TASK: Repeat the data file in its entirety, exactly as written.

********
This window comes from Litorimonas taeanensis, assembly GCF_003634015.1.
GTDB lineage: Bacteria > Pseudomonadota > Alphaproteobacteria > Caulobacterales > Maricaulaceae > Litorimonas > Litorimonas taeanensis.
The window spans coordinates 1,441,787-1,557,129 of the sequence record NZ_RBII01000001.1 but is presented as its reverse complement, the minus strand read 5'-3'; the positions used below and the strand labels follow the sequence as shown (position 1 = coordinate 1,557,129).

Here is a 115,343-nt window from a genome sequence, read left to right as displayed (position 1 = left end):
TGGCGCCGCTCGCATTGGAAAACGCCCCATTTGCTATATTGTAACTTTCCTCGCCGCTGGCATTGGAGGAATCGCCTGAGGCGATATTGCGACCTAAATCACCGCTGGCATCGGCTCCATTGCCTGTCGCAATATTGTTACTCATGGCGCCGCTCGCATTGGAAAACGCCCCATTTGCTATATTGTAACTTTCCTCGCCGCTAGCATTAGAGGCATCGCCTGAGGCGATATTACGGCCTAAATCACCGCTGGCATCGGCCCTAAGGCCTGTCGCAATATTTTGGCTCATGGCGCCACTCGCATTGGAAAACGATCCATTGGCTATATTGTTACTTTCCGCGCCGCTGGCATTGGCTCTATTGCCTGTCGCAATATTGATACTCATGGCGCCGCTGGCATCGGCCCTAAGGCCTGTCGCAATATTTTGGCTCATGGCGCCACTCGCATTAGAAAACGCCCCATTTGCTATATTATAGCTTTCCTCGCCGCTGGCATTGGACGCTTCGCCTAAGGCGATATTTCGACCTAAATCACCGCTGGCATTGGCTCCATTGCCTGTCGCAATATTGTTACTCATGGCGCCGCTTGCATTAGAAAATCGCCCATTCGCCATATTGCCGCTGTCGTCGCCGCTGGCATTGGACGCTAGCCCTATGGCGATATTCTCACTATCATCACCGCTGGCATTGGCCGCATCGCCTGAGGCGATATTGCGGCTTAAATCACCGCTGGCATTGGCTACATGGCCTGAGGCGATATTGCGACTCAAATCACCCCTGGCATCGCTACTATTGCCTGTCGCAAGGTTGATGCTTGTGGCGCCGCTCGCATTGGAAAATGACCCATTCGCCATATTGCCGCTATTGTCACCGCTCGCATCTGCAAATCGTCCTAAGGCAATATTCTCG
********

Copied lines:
This window comes from Litorimonas taeanensis, assembly GCF_003634015.1.
GTDB lineage: Bacteria > Pseudomonadota > Alphaproteobacteria > Caulobacterales > Maricaulaceae > Litorimonas > Litorimonas taeanensis.
The window spans coordinates 1,441,787-1,557,129 of the sequence record NZ_RBII01000001.1 but is presented as its reverse complement, the minus strand read 5'-3'; the positions used below and the strand labels follow the sequence as shown (position 1 = coordinate 1,557,129).

Here is a 115,343-nt window from a genome sequence, read left to right as displayed (position 1 = left end):
TGGCGCCGCTCGCATTGGAAAACGCCCCATTTGCTATATTGTAACTTTCCTCGCCGCTGGCATTGGAGGAATCGCCTGAGGCGATATTGCGACCTAAATCACCGCTGGCATCGGCTCCATTGCCTGTCGCAATATTGTTACTCATGGCGCCGCTCGCATTGGAAAACGCCCCATTTGCTATATTGTAACTTTCCTCGCCGCTAGCATTAGAGGCATCGCCTGAGGCGATATTACGGCCTAAATCACCGCTGGCATCGGCCCTAAGGCCTGTCGCAATATTTTGGCTCATGGCGCCACTCGCATTGGAAAACGATCCATTGGCTATATTGTTACTTTCCGCGCCGCTGGCATTGGCTCTATTGCCTGTCGCAATATTGATACTCATGGCGCCGCTGGCATCGGCCCTAAGGCCTGTCGCAATATTTTGGCTCATGGCGCCACTCGCATTAGAAAACGCCCCATTTGCTATATTATAGCTTTCCTCGCCGCTGGCATTGGACGCTTCGCCTAAGGCGATATTTCGACCTAAATCACCGCTGGCATTGGCTCCATTGCCTGTCGCAATATTGTTACTCATGGCGCCGCTTGCATTAGAAAATCGCCCATTCGCCATATTGCCGCTGTCGTCGCCGCTGGCATTGGACGCTAGCCCTATGGCGATATTCTCACTATCATCACCGCTGGCATTGGCCGCATCGCCTGAGGCGATATTGCGGCTTAAATCACCGCTGGCATTGGCTACATGGCCTGAGGCGATATTGCGACTCAAATCACCCCTGGCATCGCTACTATTGCCTGTCGCAAGGTTGATGCTTGTGGCGCCGCTCGCATTGGAAAATGACCCATTCGCCATATTGCCGCTATTGTCACCGCTCGCATCTGCAAATCGTCCTAAGGCAATATTCTCG